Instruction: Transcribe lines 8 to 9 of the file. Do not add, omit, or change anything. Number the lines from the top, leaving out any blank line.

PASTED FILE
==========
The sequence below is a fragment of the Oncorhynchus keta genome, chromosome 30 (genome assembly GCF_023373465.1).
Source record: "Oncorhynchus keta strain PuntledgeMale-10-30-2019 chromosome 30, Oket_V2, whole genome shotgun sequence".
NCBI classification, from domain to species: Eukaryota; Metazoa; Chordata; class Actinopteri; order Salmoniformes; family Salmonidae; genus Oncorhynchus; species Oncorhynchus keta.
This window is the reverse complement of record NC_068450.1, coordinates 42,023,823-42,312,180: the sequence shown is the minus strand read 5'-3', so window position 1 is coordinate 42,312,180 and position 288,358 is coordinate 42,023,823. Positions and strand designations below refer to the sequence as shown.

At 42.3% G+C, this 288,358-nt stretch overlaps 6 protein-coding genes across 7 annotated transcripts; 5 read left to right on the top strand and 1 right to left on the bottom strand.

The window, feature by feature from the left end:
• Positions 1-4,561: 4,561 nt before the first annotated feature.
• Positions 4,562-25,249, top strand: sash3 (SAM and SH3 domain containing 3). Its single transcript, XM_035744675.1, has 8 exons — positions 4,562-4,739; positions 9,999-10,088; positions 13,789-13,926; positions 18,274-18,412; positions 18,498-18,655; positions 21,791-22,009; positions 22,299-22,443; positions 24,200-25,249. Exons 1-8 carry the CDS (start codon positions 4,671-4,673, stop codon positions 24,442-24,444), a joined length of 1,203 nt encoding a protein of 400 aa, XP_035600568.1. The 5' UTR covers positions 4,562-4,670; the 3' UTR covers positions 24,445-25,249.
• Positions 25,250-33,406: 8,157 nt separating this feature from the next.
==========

• Positions 4,562-25,249, top strand: sash3 (SAM and SH3 domain containing 3). Its single transcript, XM_035744675.1, has 8 exons — positions 4,562-4,739; positions 9,999-10,088; positions 13,789-13,926; positions 18,274-18,412; positions 18,498-18,655; positions 21,791-22,009; positions 22,299-22,443; positions 24,200-25,249. Exons 1-8 carry the CDS (start codon positions 4,671-4,673, stop codon positions 24,442-24,444), a joined length of 1,203 nt encoding a protein of 400 aa, XP_035600568.1. The 5' UTR covers positions 4,562-4,670; the 3' UTR covers positions 24,445-25,249.
• Positions 25,250-33,406: 8,157 nt separating this feature from the next.